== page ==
insulated boots

Discussion in 'camping equipment and clothing related' started by grumpyvette, Feb 8, 2010.

  1. grumpyvette

    grumpyvette Administrator Staff Member

    theres few pieces of equipment that can ruin a hunt faster than crappy quality or badly fitting boots that cause blisters, or let your feet slip in muddy or snowy conditions or let your feet freeze, now theres a wide range of temperatures, you'll normally encounter in elk territory, but decent insulated boots with aggressive lug soles are a good choice,
    When I first started elk hunting I wore these
    http://www.llbean.com/llb/shop/35485?pa ... at4=505543
    in deer hunting conditions on fairly level ground they are great boots, the lack of a aggressive lug sole, on my first hunt soon made me realize they could get me hurt, as I was constantly slipping on steep icy slopes

    clothing is extremely important to making your hunt both enjoyable and it can also make or brake the hunt as far as your safety is concerned.
    when I first started hunting out west I had a few less than comfortable years before I got a good grasp on that concept.
    lets start from the ground up, comfortable boots that are well broken in before the hunt are critical, I usually bring two sets
    youll want a fairly light weight boot with minimal insulation
    early in the hunt ,but later you may need a much better insulation,in either case you want good ankle support
    youll need a good aggressive cleat sole,

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    its a mistake to use nearly smooth pac type boots, on icy slopes I found that out the hard way trying to use the hunt boots that worked well on flat ground.
    Id caution the use of that style foot-ware in some areas, while they are great in fairly flat areas, like florida,
    they can get you seriously hurt in steep rocky and icy terrain, like snow covered slopes in colorado.
    I purchased a set just to use in camp and tried them one day rather than the regular hunting boots with serious cleat soles
    BIG mistake, I found I slipped several times on steeper snow and mud slopes
    if your dealing with snow, ice or mud on steep terrain Id avoid them like the plague
    get decent ankle support and cleat traction soles
    [​IMG]
    [​IMG]
    the brand is up to you but get them a bit larger, and wider than you usually wear so you can comfortably wear two thick wool socks or insert a felt insulator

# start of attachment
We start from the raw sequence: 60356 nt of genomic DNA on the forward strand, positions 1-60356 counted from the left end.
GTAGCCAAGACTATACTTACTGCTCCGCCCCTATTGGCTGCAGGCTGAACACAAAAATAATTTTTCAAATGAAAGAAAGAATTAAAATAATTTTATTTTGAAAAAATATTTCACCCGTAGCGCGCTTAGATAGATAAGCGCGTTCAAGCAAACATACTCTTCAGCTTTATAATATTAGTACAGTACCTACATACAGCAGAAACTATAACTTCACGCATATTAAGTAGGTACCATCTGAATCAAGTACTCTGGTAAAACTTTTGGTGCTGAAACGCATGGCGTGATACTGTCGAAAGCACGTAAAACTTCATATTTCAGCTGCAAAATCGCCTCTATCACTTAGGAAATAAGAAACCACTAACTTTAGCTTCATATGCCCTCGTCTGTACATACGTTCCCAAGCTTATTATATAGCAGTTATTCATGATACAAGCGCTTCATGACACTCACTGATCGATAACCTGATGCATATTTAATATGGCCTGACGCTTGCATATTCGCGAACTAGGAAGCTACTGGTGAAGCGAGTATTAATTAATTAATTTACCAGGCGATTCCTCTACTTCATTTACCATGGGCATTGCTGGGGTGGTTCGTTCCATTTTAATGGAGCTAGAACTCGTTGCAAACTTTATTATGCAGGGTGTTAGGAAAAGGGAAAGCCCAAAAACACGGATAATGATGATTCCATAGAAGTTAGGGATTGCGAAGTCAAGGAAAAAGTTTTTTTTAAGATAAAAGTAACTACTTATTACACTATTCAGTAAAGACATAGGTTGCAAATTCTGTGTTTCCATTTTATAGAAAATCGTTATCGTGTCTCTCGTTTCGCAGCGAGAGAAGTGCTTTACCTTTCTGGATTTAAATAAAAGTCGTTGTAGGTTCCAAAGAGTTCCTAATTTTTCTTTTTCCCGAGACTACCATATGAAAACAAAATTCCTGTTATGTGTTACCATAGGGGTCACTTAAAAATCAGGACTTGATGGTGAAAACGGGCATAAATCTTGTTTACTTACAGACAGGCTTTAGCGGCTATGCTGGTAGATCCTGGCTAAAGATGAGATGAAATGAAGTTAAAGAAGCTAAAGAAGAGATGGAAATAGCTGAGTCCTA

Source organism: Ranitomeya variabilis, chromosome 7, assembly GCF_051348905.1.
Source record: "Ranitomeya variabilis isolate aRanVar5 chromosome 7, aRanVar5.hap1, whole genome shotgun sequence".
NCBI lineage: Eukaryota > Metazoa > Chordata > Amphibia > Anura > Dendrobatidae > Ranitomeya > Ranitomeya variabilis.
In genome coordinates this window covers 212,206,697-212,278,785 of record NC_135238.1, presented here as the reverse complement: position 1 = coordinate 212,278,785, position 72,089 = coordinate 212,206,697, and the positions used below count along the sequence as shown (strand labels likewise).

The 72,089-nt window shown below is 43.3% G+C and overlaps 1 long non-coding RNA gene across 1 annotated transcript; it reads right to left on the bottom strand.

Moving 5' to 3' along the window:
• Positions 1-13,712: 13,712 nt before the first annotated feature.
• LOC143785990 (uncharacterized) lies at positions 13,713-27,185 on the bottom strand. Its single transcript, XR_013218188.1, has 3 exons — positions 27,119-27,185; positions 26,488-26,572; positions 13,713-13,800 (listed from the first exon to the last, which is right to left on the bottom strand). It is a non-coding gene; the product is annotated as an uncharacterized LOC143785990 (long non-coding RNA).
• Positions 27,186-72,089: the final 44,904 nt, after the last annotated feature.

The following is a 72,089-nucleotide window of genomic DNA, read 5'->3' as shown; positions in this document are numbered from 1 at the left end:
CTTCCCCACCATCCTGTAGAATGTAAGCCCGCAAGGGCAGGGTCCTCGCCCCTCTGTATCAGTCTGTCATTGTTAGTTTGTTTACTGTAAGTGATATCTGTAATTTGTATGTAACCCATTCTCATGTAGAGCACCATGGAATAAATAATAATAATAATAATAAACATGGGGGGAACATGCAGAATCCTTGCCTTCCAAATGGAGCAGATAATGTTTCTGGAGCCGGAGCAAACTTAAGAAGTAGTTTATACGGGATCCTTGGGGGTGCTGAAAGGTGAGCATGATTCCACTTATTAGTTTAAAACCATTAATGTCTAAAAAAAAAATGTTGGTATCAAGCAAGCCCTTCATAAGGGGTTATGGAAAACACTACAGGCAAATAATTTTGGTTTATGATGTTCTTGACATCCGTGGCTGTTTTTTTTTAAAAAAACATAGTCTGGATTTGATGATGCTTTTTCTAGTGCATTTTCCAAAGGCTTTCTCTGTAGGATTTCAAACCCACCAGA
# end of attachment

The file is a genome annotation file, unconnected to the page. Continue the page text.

these work really well, until the temperature drops into the low 20F range

    http://www.cabelas.com/cabelas/en/templ ... m23&Go.x=9
    what level of insulation do you need? well I get cold feet fairly easily so if your like me, get boots with 800-1000 thinsulate insulation that are a bit larger so you can use two socks and possibly with an additional, a boot liner, which I found very useful,
    http://www.cabelas.com/cabelas/en/templ ... 23&Go.x=21
    that mostly depends on the temperature your activity level and the size you select, in relation to your feet and the socks you wear, now personally I do a great deal of walking while ELK hunting in temperatures that run from about 45F down to about -10F on average and I wear a size 12 w boot , I use a cotton/synthetic blend sock inside a thick wool sock and Ive used a 1000 Thinsulate insulation boot, but be aware that a decent parka, thermal under wear and ski mask helps keep your feet warm, and you need to dress in layers if youll be out all day in weather near zero degrees F
    cold feet can be a indicator of poor circulation, so taking an aspirin helps a tiny bit also. btw there are electrically heated socks if you find you've got cold feet, if your boots have room, use of bulky wool socks, and an inner sock helps a great deal, so try to buy boots that are about a 1/2 size larger to leave room for the socks to cushion/insulate your feet

    http://www.cabelas.com/cabelas/en/templ ... hasJS=true

    http://www.cabelas.com/cabelas/en/templ ... hasJS=true

    http://www.jharlen.com/wescob9716.html
     
    Last edited by a moderator: Sep 10, 2018

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